Feeds

Virtualization security – oxymoron or perfect partnership?

New environments, new security risks

Beginner's guide to SSL certificates

Workshop So far in this series we've looked at where virtualization is at, and where it's going in terms of both benefits and operational challenges.

Like many newly adopted technologies, the law of unintended consequences comes into play – virtualization will undoubtedly be used for a raft of previously unimagined things.

Similarly, however, it creates a whole bunch of risks never considered by either its original designers, nor those putting virtualization in place.

Some of these topics came to light during a panel session at Infosec Europe this year. The highly participatory audience described risks such as the popular assumption that the virtual world is in some way secure by default. While the hypervisor may provide an additional, securable layer, the downside is that if the hypervisor (or indeed, the management tool overseeing a number of hypervisors) is compromised, then the virtual environment can be left wide open to attack.

Risks do not have to be purely technological either. One benefit of virtualization is that logical workloads no longer have to be tied to specific physical machines.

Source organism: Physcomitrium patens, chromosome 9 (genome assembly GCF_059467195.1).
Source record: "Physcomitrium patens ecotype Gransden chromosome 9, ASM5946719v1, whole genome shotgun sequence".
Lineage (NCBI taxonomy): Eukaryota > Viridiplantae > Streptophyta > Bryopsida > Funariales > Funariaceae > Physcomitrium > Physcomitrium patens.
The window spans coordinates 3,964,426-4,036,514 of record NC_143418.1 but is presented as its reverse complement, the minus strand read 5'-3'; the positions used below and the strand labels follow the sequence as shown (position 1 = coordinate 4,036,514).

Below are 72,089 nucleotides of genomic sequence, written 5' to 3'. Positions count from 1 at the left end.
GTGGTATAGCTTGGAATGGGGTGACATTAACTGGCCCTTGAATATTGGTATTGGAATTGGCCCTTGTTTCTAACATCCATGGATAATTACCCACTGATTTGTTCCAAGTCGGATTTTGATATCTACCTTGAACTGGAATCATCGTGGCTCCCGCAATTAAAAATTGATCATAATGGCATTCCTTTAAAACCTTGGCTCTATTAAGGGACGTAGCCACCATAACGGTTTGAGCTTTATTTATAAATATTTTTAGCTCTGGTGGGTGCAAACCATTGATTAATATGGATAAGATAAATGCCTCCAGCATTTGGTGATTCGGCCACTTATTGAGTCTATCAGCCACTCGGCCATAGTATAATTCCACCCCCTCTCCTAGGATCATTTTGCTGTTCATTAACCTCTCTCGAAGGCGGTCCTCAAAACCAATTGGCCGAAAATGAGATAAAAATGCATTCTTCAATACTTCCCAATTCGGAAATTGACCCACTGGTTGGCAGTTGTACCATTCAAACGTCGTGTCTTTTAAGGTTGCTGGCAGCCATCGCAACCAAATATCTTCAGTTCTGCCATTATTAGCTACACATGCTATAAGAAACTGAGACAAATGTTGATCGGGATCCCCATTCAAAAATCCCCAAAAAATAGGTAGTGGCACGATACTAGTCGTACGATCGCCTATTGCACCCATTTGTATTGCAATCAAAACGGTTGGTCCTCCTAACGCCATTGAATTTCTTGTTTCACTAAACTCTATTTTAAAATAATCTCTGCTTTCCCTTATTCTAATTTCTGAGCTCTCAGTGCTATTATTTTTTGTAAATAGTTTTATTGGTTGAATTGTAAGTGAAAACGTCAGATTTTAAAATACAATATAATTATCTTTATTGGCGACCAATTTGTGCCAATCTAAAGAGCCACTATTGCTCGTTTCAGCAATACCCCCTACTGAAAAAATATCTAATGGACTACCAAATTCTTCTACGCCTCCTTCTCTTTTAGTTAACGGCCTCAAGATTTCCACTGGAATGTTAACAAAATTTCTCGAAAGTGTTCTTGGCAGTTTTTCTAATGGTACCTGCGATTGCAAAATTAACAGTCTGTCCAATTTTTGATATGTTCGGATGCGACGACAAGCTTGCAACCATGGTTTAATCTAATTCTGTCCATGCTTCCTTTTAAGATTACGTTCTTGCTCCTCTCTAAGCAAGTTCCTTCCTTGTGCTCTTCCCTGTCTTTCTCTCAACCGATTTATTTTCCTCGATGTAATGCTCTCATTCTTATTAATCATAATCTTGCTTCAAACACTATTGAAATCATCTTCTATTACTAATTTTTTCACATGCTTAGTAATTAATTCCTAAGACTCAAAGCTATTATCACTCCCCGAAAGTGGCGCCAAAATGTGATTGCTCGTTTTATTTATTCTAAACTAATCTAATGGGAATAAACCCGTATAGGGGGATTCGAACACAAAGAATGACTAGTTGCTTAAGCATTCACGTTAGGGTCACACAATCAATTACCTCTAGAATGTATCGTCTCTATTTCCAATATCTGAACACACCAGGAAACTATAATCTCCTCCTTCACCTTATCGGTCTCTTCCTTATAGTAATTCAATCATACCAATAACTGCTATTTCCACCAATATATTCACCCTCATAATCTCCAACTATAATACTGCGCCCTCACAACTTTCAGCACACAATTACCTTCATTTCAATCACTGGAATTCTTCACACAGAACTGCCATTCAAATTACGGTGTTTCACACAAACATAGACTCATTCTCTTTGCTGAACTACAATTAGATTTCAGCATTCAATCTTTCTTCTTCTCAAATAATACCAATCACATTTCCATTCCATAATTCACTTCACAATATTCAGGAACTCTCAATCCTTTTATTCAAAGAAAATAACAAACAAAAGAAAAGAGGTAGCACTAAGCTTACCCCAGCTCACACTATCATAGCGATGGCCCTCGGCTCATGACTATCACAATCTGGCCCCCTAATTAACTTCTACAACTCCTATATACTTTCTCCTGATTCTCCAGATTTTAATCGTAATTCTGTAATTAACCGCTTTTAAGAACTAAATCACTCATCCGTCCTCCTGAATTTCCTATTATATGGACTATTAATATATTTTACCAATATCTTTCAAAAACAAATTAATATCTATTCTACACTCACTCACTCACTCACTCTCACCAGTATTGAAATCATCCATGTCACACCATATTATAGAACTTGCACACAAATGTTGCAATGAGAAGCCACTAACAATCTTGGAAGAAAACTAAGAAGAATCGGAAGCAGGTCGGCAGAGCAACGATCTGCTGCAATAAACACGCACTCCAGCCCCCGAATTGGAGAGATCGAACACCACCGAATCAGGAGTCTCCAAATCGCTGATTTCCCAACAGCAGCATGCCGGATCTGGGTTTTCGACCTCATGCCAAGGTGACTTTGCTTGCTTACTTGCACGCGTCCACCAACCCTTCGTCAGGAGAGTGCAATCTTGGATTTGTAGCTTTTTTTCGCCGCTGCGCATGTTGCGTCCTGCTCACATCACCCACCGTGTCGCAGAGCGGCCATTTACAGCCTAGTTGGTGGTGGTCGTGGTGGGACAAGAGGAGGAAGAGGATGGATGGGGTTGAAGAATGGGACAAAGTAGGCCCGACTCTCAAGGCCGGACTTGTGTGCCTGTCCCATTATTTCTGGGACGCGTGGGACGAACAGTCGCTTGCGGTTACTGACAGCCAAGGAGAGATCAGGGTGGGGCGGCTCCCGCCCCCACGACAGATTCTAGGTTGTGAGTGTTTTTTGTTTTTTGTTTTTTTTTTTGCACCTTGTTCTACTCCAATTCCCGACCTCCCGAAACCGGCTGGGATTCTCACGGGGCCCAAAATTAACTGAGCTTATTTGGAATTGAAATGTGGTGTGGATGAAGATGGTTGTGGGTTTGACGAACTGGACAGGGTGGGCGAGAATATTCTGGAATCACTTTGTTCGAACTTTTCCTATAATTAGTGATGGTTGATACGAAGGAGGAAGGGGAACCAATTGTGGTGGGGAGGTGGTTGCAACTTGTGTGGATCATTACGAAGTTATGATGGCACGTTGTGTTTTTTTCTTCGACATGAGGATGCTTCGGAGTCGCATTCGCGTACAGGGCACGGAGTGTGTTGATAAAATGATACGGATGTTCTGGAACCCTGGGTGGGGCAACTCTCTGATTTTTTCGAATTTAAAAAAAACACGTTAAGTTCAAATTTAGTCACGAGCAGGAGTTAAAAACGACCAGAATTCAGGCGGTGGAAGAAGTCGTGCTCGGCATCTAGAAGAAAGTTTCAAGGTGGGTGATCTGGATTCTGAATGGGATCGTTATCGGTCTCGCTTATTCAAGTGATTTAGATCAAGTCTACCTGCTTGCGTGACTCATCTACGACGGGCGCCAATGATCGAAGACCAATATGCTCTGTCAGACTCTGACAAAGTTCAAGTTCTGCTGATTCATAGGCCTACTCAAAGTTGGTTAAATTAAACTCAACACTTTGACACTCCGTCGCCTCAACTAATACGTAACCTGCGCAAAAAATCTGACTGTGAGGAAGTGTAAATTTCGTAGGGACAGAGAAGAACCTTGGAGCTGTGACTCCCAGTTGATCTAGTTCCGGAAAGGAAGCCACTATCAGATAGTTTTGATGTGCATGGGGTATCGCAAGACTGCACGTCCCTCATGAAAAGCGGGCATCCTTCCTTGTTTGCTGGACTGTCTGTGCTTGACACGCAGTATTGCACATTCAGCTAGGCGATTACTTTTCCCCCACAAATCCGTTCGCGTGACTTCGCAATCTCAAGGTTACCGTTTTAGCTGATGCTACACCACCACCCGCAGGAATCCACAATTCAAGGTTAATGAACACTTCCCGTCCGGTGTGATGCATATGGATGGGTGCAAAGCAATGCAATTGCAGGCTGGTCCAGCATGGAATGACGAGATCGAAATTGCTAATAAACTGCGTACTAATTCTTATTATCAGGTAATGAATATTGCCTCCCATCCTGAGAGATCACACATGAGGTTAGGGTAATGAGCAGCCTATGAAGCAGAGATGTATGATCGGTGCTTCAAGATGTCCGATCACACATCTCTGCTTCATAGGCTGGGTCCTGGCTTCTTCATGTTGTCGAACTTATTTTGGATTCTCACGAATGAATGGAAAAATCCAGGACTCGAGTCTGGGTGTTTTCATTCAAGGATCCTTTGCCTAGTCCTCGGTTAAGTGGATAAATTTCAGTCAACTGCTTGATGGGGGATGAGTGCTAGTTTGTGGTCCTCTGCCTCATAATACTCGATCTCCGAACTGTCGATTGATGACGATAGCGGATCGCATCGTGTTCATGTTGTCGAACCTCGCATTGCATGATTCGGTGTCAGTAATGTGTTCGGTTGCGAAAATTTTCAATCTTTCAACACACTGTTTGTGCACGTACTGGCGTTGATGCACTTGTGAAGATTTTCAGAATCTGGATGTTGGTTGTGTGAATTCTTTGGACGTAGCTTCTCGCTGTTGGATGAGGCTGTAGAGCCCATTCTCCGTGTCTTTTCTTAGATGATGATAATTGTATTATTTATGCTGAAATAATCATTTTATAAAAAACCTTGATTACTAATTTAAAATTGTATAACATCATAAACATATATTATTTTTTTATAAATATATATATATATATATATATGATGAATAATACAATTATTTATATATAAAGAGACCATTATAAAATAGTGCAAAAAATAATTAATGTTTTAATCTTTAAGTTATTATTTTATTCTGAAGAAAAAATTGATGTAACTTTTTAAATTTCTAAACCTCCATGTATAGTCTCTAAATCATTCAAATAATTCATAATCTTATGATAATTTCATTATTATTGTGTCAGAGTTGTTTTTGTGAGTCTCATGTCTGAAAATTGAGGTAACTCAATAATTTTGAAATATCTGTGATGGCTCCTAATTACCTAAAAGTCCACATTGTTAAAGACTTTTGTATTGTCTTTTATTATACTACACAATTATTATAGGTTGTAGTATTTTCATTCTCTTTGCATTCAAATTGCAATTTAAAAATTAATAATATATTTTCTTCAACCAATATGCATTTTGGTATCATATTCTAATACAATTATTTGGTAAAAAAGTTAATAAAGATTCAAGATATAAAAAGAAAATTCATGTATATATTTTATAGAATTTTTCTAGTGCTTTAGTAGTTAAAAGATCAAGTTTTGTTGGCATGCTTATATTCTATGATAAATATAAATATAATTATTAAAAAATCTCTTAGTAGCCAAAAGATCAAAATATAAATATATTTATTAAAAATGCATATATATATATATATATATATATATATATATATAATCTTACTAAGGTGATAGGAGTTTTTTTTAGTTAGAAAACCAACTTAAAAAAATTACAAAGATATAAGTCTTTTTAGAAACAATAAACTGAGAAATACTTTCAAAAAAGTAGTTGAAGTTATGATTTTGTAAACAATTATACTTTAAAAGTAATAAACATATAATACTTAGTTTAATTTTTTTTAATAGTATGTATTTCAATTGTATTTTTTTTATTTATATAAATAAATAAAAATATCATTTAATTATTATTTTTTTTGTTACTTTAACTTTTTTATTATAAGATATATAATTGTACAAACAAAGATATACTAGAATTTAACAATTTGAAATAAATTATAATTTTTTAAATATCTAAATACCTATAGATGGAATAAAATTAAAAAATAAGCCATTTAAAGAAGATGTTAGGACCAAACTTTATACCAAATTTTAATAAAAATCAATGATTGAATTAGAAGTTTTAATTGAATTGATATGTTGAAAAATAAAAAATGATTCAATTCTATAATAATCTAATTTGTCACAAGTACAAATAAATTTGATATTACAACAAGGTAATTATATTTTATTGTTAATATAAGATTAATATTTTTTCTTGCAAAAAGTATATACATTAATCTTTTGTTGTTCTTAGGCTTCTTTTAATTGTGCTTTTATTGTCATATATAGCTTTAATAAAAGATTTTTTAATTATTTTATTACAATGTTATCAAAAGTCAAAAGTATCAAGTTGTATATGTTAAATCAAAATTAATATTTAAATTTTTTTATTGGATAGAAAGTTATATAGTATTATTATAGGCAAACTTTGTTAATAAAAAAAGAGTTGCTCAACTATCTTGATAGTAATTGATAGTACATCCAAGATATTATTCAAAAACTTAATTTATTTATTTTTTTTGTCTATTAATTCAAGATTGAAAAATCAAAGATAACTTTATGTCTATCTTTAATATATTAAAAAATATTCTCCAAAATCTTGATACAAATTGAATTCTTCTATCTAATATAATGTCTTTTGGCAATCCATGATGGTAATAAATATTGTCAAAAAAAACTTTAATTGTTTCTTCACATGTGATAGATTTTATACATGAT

However, this constraint has traditionally been used to security's advantage – for example by locking specific servers in a machine room and only providing access to specific staff. It is not hard to imagine a scenario in which a virtual machine was relocated to a server that was less well protected; indeed, if one is to believe the rhetoric, it is not infeasible to imagine a high-risk workload being allocated to the public access terminal in the foyer!

Surely it is just a case of preventing such things from happening, I hear you say. But as we discussed in a previous article, the level of knowledge and experience around managing virtualization is currently quite low. This couples with the comment by one participant at the Infosec panel, from a security manager – that when virtual environments were being implemented in his organization, he was having to conduct a rearguard action to ensure that any holes were shored up. In the drive to reduce costs as quickly as possible, a number of risks may be left untreated.

What virtualization brings is an additional layer, which itself needs to be secured, managed, operated. However, this is not all bad – indeed, while virtualization does increase the threat surface of the IT environment, it can bring with it a number of security advantages over using physical systems.

One particular benefit comes almost as a spin-off. In order to reach a given workload, not only does the physical environment have to be breached, but then so does the virtual layer. As already mentioned, such additional layers are not an automatic protection against a sustained attack. However they do provide a layer of abstraction which can reduce the chances of data leaks or ‘accidental’ prying.